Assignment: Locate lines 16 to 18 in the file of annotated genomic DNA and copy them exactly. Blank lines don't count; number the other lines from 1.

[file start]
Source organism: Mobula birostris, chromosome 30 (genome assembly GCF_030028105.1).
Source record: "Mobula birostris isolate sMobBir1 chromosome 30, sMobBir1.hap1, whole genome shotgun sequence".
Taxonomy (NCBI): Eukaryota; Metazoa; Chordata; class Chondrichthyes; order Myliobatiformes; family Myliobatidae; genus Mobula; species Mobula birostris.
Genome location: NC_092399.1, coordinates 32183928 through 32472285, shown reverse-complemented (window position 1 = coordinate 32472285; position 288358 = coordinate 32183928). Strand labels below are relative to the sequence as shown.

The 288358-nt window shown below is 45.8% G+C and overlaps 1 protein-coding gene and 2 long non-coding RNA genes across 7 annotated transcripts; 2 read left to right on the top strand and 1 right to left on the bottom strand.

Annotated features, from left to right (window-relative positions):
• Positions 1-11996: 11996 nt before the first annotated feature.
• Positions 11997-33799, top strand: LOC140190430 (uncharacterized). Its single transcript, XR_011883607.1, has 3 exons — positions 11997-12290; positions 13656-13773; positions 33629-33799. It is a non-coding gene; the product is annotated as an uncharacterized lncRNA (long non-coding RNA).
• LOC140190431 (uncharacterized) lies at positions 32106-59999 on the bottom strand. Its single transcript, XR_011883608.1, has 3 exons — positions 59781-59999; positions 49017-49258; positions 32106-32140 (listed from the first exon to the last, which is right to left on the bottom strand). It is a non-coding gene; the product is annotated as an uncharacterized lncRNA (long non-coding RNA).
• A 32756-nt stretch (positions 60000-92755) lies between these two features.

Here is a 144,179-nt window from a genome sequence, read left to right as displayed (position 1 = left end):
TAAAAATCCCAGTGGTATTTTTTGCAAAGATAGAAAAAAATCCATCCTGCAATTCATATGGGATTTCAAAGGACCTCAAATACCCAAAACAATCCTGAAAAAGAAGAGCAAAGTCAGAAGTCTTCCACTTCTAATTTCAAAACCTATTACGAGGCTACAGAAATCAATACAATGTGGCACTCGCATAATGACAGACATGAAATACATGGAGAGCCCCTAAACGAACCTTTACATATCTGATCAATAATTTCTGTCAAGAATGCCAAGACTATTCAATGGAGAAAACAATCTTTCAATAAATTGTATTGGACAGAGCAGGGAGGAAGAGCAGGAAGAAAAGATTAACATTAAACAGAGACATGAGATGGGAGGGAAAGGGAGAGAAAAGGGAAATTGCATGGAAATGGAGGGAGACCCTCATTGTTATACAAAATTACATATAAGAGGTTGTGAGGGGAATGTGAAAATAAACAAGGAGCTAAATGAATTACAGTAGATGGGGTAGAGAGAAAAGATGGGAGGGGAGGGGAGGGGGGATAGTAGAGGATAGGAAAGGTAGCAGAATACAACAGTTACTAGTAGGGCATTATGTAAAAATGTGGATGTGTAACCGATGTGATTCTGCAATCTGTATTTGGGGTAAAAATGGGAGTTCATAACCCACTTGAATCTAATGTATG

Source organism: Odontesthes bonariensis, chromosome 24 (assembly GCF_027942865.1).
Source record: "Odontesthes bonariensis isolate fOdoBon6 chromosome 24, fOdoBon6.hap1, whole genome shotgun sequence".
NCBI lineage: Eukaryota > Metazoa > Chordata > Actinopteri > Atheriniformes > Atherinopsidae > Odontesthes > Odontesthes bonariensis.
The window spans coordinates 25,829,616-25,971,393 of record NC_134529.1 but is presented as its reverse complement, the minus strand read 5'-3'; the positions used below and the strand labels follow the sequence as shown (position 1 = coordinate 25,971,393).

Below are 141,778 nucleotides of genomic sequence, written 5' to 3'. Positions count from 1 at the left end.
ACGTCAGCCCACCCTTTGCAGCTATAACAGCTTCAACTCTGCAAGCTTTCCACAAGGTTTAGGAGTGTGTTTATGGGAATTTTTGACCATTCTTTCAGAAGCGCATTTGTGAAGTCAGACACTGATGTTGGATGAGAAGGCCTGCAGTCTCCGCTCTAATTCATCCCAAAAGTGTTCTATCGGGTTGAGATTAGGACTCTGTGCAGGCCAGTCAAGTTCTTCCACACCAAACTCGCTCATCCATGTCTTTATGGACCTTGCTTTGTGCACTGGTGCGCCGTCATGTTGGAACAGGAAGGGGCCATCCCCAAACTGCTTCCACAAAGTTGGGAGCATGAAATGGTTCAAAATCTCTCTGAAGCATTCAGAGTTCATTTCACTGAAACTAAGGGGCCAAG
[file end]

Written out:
The window spans coordinates 25,829,616-25,971,393 of record NC_134529.1 but is presented as its reverse complement, the minus strand read 5'-3'; the positions used below and the strand labels follow the sequence as shown (position 1 = coordinate 25,971,393).

Below are 141,778 nucleotides of genomic sequence, written 5' to 3'. Positions count from 1 at the left end.
ACGTCAGCCCACCCTTTGCAGCTATAACAGCTTCAACTCTGCAAGCTTTCCACAAGGTTTAGGAGTGTGTTTATGGGAATTTTTGACCATTCTTTCAGAAGCGCATTTGTGAAGTCAGACACTGATGTTGGATGAGAAGGCCTGCAGTCTCCGCTCTAATTCATCCCAAAAGTGTTCTATCGGGTTGAGATTAGGACTCTGTGCAGGCCAGTCAAGTTCTTCCACACCAAACTCGCTCATCCATGTCTTTATGGACCTTGCTTTGTGCACTGGTGCGCCGTCATGTTGGAACAGGAAGGGGCCATCCCCAAACTGCTTCCACAAAGTTGGGAGCATGAAATGGTTCAAAATCTCTCTGAAGCATTCAGAGTTCATTTCACTGAAACTAAGGGGCCAAG